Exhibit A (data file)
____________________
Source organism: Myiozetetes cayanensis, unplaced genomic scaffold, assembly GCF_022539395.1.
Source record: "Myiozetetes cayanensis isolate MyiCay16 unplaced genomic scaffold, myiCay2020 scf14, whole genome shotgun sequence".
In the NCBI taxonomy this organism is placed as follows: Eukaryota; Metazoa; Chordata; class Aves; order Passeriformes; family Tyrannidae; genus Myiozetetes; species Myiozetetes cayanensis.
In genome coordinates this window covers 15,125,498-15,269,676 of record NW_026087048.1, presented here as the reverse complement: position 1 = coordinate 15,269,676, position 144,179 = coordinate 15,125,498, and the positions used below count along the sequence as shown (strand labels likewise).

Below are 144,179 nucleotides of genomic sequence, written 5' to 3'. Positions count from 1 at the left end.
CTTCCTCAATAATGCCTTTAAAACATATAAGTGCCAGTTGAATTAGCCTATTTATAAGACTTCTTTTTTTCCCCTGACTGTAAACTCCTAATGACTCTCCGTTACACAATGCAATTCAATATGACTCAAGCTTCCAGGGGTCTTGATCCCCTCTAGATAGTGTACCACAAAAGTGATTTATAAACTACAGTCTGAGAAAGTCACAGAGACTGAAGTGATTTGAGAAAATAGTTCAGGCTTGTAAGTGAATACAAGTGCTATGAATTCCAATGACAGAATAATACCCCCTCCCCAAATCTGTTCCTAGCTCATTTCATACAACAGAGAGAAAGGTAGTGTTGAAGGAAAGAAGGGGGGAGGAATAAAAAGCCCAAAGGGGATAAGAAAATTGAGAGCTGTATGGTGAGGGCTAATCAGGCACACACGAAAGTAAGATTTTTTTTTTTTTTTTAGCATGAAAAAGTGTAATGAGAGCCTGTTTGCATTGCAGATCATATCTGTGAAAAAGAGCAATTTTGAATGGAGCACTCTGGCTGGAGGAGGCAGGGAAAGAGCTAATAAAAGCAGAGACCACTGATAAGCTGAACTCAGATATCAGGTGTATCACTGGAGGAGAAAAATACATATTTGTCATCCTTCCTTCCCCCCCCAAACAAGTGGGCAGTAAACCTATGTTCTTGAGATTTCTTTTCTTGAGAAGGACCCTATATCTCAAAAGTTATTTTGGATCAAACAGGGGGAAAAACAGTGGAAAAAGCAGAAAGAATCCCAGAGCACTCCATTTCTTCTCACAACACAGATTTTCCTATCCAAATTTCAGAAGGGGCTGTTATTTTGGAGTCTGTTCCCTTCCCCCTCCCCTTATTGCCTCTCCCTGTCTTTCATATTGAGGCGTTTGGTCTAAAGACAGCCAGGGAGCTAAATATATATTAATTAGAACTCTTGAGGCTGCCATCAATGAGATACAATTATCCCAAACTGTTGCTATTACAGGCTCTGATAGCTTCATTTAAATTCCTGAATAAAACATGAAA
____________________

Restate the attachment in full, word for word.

Source organism: Myiozetetes cayanensis, unplaced genomic scaffold, assembly GCF_022539395.1.
Source record: "Myiozetetes cayanensis isolate MyiCay16 unplaced genomic scaffold, myiCay2020 scf14, whole genome shotgun sequence".
In the NCBI taxonomy this organism is placed as follows: Eukaryota; Metazoa; Chordata; class Aves; order Passeriformes; family Tyrannidae; genus Myiozetetes; species Myiozetetes cayanensis.
In genome coordinates this window covers 15,125,498-15,269,676 of record NW_026087048.1, presented here as the reverse complement: position 1 = coordinate 15,269,676, position 144,179 = coordinate 15,125,498, and the positions used below count along the sequence as shown (strand labels likewise).

Below are 144,179 nucleotides of genomic sequence, written 5' to 3'. Positions count from 1 at the left end.
CTTCCTCAATAATGCCTTTAAAACATATAAGTGCCAGTTGAATTAGCCTATTTATAAGACTTCTTTTTTTCCCCTGACTGTAAACTCCTAATGACTCTCCGTTACACAATGCAATTCAATATGACTCAAGCTTCCAGGGGTCTTGATCCCCTCTAGATAGTGTACCACAAAAGTGATTTATAAACTACAGTCTGAGAAAGTCACAGAGACTGAAGTGATTTGAGAAAATAGTTCAGGCTTGTAAGTGAATACAAGTGCTATGAATTCCAATGACAGAATAATACCCCCTCCCCAAATCTGTTCCTAGCTCATTTCATACAACAGAGAGAAAGGTAGTGTTGAAGGAAAGAAGGGGGGAGGAATAAAAAGCCCAAAGGGGATAAGAAAATTGAGAGCTGTATGGTGAGGGCTAATCAGGCACACACGAAAGTAAGATTTTTTTTTTTTTTTTAGCATGAAAAAGTGTAATGAGAGCCTGTTTGCATTGCAGATCATATCTGTGAAAAAGAGCAATTTTGAATGGAGCACTCTGGCTGGAGGAGGCAGGGAAAGAGCTAATAAAAGCAGAGACCACTGATAAGCTGAACTCAGATATCAGGTGTATCACTGGAGGAGAAAAATACATATTTGTCATCCTTCCTTCCCCCCCCAAACAAGTGGGCAGTAAACCTATGTTCTTGAGATTTCTTTTCTTGAGAAGGACCCTATATCTCAAAAGTTATTTTGGATCAAACAGGGGGAAAAACAGTGGAAAAAGCAGAAAGAATCCCAGAGCACTCCATTTCTTCTCACAACACAGATTTTCCTATCCAAATTTCAGAAGGGGCTGTTATTTTGGAGTCTGTTCCCTTCCCCCTCCCCTTATTGCCTCTCCCTGTCTTTCATATTGAGGCGTTTGGTCTAAAGACAGCCAGGGAGCTAAATATATATTAATTAGAACTCTTGAGGCTGCCATCAATGAGATACAATTATCCCAAACTGTTGCTATTACAGGCTCTGATAGCTTCATTTAAATTCCTGAATAAAACATGAAA